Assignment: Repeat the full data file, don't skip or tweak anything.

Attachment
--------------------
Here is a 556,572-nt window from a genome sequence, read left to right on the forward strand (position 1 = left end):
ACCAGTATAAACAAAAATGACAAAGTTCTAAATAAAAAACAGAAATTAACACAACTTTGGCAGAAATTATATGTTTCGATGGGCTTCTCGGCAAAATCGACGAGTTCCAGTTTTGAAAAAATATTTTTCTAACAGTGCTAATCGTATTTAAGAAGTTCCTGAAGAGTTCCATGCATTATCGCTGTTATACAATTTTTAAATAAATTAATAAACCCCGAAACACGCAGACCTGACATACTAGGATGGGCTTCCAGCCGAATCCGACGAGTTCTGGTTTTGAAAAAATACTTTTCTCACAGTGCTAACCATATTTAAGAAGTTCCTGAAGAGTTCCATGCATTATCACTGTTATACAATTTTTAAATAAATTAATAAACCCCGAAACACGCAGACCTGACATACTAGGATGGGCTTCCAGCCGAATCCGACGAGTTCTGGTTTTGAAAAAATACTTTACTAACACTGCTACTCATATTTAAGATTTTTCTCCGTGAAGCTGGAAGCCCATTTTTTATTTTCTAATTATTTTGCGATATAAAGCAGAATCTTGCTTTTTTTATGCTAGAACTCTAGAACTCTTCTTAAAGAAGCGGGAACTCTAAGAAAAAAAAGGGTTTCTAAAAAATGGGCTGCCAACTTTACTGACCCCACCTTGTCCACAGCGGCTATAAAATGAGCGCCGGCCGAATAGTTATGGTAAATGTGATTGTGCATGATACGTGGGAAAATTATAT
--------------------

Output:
Here is a 556,572-nt window from a genome sequence, read left to right on the forward strand (position 1 = left end):
ACCAGTATAAACAAAAATGACAAAGTTCTAAATAAAAAACAGAAATTAACACAACTTTGGCAGAAATTATATGTTTCGATGGGCTTCTCGGCAAAATCGACGAGTTCCAGTTTTGAAAAAATATTTTTCTAACAGTGCTAATCGTATTTAAGAAGTTCCTGAAGAGTTCCATGCATTATCGCTGTTATACAATTTTTAAATAAATTAATAAACCCCGAAACACGCAGACCTGACATACTAGGATGGGCTTCCAGCCGAATCCGACGAGTTCTGGTTTTGAAAAAATACTTTTCTCACAGTGCTAACCATATTTAAGAAGTTCCTGAAGAGTTCCATGCATTATCACTGTTATACAATTTTTAAATAAATTAATAAACCCCGAAACACGCAGACCTGACATACTAGGATGGGCTTCCAGCCGAATCCGACGAGTTCTGGTTTTGAAAAAATACTTTACTAACACTGCTACTCATATTTAAGATTTTTCTCCGTGAAGCTGGAAGCCCATTTTTTATTTTCTAATTATTTTGCGATATAAAGCAGAATCTTGCTTTTTTTATGCTAGAACTCTAGAACTCTTCTTAAAGAAGCGGGAACTCTAAGAAAAAAAAGGGTTTCTAAAAAATGGGCTGCCAACTTTACTGACCCCACCTTGTCCACAGCGGCTATAAAATGAGCGCCGGCCGAATAGTTATGGTAAATGTGATTGTGCATGATACGTGGGAAAATTATAT